Librarians have also reaped the benefits of this pedagogical shift. The tedious nature of repeated sessions on the same topics was not only problematic for students, but also for librarians. There was a tendency to repeat the same session over and over without making any major adjustments. Having a variety of active learning activities to choose from in order to suit each outcome served to relieve tedium; each session had the potential to be different by mixing and matching different activities. As the term progressed, librarians became more comfortable with the process of active learning and began to develop their own activities and adaptations to share with the teaching team and ultimately the students. Importantly, this also provided an opportunity for librarians to reflect on their pedagogical practice and consider the importance of their own teaching style.

By changing the pedagogical style of teaching, librarians at MacEwan University Library continue to strive for improved student engagement, and ultimately learning, during information literacy sessions. The use of active learning activities has helped immensely in achieving this goal.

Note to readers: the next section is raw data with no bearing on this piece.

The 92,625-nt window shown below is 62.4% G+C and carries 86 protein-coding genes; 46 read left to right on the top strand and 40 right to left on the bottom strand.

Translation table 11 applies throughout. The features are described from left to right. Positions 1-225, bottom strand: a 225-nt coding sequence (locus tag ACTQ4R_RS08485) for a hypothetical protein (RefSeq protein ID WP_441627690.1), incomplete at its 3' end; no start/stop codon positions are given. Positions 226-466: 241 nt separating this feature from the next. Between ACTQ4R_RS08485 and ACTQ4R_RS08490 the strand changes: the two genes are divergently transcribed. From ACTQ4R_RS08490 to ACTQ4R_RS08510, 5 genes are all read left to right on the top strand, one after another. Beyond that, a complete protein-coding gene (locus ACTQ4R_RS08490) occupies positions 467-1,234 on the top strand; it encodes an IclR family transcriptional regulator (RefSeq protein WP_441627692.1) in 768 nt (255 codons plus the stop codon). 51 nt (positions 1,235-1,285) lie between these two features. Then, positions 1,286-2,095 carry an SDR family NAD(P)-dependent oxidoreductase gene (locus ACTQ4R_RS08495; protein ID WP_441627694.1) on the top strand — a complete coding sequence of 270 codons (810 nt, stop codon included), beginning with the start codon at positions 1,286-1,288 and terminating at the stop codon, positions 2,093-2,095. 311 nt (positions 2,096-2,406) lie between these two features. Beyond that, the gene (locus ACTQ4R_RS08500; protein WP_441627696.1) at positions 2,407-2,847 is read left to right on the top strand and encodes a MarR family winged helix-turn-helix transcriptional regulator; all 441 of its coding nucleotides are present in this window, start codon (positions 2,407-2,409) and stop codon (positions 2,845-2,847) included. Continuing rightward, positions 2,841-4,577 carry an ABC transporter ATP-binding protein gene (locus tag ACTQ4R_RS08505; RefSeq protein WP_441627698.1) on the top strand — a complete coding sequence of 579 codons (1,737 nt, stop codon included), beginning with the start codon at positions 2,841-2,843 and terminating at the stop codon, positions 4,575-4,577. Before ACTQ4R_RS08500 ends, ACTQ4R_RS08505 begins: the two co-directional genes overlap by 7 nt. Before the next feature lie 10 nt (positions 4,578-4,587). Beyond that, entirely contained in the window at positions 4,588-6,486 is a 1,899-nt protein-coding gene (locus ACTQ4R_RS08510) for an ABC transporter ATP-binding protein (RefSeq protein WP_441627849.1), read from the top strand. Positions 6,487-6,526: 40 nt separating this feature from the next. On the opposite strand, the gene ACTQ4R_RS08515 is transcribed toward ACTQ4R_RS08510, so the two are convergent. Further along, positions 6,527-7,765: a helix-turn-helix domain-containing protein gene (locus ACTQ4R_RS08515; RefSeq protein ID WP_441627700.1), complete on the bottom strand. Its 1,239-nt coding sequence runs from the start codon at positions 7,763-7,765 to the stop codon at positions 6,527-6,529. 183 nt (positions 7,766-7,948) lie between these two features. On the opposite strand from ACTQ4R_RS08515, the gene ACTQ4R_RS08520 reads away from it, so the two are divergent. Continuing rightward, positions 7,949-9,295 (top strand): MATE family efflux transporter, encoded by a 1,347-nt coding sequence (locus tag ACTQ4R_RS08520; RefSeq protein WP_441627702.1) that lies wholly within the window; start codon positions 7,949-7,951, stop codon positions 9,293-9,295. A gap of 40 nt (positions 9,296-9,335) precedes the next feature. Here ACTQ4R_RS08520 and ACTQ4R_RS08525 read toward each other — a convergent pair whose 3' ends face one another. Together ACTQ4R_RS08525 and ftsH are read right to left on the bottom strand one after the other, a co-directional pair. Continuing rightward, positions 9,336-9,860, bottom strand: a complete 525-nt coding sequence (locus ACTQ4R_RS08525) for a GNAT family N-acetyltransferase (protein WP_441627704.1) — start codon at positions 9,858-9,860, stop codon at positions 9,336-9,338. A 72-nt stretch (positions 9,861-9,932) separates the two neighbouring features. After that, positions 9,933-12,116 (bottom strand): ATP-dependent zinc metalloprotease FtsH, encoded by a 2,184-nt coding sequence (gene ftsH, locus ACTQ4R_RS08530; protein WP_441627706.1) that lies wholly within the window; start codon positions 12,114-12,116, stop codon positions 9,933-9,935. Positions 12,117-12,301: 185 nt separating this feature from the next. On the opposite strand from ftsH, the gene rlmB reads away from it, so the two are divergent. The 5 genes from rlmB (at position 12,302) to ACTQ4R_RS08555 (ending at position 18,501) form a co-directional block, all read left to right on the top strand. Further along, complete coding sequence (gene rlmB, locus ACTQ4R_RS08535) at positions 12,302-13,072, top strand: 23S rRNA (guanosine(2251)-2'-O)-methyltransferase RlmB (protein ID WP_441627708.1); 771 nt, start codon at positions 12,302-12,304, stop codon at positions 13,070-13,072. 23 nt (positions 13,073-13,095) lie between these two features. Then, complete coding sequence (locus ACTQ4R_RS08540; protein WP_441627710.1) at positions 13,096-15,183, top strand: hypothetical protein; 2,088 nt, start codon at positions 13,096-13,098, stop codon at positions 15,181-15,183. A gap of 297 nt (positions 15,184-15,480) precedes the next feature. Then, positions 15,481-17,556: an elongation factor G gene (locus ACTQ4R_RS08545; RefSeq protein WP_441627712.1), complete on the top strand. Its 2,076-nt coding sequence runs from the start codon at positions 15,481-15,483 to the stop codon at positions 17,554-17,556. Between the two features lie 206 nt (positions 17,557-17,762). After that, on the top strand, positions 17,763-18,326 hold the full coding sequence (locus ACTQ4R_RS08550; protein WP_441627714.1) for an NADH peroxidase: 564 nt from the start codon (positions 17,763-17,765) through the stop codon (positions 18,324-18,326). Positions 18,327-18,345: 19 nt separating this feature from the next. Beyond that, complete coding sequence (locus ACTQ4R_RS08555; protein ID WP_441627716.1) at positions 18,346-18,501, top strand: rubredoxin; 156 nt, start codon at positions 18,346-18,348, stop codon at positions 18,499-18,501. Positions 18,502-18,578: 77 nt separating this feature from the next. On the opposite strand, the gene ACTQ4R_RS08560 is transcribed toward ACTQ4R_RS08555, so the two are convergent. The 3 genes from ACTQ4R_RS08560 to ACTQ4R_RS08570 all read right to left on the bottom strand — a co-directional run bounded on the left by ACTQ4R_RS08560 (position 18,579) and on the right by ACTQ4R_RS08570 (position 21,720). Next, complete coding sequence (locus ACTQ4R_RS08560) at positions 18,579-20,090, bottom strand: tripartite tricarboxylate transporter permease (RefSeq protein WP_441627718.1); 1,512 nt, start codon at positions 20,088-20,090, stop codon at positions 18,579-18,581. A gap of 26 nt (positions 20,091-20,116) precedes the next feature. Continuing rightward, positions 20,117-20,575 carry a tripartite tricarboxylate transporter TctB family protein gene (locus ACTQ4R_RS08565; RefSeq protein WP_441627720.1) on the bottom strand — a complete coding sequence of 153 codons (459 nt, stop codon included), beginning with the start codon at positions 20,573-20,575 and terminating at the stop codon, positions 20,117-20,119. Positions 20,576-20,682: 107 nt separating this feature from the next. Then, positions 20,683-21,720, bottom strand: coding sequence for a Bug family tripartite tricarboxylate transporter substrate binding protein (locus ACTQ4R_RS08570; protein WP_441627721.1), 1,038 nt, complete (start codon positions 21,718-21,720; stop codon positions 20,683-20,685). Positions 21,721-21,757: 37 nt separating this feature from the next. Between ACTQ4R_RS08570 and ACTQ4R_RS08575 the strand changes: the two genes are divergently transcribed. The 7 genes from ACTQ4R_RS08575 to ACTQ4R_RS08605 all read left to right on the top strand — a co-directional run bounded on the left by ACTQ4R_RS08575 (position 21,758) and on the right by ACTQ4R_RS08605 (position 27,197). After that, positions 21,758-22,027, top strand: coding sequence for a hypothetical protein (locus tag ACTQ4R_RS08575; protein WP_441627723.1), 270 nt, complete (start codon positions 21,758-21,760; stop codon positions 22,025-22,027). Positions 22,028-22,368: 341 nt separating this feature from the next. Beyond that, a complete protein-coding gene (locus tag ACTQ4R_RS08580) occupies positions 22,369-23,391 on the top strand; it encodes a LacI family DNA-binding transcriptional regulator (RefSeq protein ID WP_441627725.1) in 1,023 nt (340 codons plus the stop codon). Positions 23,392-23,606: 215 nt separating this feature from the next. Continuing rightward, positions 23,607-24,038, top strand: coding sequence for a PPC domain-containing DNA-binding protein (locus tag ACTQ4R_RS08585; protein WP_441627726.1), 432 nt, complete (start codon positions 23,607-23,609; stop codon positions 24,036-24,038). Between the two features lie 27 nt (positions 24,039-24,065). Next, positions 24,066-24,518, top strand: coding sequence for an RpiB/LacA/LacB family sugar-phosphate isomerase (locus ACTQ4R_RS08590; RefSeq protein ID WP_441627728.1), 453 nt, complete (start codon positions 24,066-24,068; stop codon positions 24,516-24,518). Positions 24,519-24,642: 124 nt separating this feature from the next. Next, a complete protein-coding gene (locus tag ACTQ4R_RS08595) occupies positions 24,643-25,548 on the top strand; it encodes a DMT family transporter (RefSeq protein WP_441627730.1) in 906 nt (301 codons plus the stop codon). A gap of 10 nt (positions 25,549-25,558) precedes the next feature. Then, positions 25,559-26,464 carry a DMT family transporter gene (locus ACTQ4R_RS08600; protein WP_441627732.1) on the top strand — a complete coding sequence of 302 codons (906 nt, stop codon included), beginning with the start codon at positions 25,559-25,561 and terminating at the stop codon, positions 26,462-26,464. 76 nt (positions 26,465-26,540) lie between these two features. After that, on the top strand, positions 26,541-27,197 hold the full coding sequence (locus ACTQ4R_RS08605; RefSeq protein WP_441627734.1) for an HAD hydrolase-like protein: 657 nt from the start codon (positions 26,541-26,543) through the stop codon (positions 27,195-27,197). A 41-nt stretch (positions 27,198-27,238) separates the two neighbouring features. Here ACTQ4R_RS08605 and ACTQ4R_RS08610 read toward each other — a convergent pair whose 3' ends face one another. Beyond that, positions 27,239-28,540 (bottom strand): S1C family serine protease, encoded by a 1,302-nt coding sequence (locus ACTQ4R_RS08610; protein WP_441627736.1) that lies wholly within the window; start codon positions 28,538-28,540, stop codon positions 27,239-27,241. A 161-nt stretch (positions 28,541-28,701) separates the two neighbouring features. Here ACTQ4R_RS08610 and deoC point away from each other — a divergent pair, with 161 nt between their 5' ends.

Notes
1. Burkhardt, JM.. MacDonald, MC.. Rathemacher, AJ.. , Teaching Information Literacy: 50 Standards-based Exercises for College Students, 2nd ed. (Chicago: ALA, 2010 ), 4 .
2. Holderied, AC.. , “Instructional Design for the Active: Employing Interactive Technologies and Active Learning Exercises to Enhance Information Literacy,”. Journal of Information Literacy 5, no. 1 ( 2011 ): 24 , http://ojs.lboro.ac.uk/ojs/index.php/JIL/article/view/LLC-V5-I1-2011-2.
3. Morgan, N. Davies, L. , “Innovative Library Induction: Introducing the ‘Cephalonian Method’”. , SCONUL Focus 32 (Summer/Autumn 2004 ): 4-8 –.
4. Sittler, R. Cook, D. , The Library Instruction Cookbook (Chicago: ACRL, 2009 ), 44-45 –.
5. Ibid., 36–37.
6. Grassian, ES.. Kaplowitz, JR.. , Information Literacy Instruction: Theory and Practice (New York: Neal-Schuman Publishers, 2009 ), 34-35 –.
Copyright © 2013 Lisa Shamchuk and Leah Plouffe